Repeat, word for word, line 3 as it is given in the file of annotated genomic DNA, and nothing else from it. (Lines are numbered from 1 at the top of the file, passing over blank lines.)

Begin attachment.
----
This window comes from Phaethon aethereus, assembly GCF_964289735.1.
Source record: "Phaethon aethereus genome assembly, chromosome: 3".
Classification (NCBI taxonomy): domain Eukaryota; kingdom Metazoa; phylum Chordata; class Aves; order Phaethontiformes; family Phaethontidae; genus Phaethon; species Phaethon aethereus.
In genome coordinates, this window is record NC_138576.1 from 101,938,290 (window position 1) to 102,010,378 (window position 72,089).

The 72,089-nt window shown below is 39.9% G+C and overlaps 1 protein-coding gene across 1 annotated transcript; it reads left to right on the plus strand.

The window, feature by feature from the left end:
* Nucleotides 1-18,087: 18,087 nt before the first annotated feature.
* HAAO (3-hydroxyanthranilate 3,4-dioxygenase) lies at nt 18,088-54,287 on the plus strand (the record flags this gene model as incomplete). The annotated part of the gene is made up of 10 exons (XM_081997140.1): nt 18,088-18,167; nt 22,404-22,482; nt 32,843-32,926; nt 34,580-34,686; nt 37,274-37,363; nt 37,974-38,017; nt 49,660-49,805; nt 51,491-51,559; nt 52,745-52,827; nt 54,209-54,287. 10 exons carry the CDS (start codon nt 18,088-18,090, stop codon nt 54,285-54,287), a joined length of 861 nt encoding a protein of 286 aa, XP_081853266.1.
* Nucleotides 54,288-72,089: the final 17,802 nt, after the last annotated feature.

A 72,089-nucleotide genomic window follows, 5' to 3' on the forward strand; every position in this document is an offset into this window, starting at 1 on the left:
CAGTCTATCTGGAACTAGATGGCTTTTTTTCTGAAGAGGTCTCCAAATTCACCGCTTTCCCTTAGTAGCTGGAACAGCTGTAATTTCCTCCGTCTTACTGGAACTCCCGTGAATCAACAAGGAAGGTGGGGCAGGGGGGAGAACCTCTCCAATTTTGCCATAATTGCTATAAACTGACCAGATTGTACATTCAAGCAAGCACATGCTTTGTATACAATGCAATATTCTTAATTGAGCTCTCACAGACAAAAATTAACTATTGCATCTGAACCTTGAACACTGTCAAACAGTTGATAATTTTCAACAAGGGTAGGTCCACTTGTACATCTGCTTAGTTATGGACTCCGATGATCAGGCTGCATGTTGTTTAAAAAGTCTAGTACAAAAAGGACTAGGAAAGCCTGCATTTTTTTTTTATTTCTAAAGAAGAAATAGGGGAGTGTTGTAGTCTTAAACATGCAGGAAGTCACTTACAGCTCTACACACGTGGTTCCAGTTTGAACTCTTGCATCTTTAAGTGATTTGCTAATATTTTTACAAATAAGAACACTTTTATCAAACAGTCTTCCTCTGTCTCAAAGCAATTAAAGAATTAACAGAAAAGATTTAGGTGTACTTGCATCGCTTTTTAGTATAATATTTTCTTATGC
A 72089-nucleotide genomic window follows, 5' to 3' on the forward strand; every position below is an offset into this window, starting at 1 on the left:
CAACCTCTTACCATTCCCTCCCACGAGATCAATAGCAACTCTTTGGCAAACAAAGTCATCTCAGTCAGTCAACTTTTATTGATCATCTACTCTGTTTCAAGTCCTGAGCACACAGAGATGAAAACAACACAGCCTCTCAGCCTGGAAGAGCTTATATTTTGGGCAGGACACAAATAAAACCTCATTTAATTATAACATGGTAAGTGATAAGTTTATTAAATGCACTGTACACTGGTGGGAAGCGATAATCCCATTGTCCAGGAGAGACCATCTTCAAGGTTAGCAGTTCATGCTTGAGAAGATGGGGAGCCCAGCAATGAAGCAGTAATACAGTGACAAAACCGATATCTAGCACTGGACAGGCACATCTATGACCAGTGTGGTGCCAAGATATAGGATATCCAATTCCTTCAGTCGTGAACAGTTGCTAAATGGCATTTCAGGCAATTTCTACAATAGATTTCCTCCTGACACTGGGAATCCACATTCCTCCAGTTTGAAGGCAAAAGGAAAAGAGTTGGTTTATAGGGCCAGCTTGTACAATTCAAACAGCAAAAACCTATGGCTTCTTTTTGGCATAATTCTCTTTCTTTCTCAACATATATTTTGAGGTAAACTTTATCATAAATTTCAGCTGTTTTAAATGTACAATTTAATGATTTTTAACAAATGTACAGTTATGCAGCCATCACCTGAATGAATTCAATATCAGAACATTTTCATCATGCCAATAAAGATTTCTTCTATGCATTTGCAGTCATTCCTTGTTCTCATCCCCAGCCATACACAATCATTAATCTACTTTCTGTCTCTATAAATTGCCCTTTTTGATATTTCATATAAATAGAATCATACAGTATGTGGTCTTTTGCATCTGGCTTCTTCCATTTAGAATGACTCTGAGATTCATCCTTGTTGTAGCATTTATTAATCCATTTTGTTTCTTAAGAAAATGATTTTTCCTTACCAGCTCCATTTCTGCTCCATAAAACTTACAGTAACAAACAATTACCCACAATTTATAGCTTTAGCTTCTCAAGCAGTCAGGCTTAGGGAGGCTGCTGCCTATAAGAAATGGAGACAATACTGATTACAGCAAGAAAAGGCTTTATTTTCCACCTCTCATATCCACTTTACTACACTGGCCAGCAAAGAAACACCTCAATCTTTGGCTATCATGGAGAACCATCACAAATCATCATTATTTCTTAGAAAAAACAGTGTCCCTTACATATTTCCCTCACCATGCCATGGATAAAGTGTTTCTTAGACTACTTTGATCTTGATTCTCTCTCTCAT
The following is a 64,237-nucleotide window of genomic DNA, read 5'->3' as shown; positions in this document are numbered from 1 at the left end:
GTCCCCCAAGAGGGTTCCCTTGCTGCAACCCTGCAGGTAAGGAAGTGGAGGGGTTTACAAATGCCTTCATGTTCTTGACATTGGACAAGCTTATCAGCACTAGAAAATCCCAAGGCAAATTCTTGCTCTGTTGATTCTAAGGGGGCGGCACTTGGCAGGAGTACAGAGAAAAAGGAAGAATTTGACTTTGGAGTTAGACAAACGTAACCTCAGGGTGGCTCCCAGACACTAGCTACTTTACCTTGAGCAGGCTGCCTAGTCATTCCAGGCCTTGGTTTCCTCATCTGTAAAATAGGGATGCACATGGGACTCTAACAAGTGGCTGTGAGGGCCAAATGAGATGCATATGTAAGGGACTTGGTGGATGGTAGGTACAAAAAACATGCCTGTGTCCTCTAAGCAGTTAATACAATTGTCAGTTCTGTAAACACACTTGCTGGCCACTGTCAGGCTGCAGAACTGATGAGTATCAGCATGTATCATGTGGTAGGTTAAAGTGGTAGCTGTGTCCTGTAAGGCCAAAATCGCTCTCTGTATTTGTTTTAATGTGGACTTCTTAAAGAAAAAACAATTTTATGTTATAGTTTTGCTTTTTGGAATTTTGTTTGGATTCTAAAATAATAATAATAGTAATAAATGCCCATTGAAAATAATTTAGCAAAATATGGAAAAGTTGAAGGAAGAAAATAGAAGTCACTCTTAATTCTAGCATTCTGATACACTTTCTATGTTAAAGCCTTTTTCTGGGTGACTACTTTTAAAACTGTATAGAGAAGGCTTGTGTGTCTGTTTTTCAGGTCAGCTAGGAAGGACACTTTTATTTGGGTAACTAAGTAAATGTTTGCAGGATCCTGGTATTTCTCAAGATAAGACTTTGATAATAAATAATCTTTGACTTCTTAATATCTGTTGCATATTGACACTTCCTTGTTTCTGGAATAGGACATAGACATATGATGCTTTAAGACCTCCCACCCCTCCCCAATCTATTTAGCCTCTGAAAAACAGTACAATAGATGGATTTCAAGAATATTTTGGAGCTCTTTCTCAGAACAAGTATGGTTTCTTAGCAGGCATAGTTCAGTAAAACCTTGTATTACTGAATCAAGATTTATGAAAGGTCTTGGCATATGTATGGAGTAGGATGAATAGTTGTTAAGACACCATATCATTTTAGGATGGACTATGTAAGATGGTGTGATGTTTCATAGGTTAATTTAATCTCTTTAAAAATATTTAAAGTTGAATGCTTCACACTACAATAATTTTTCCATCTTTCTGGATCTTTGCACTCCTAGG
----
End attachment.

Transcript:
Classification (NCBI taxonomy): domain Eukaryota; kingdom Metazoa; phylum Chordata; class Aves; order Phaethontiformes; family Phaethontidae; genus Phaethon; species Phaethon aethereus.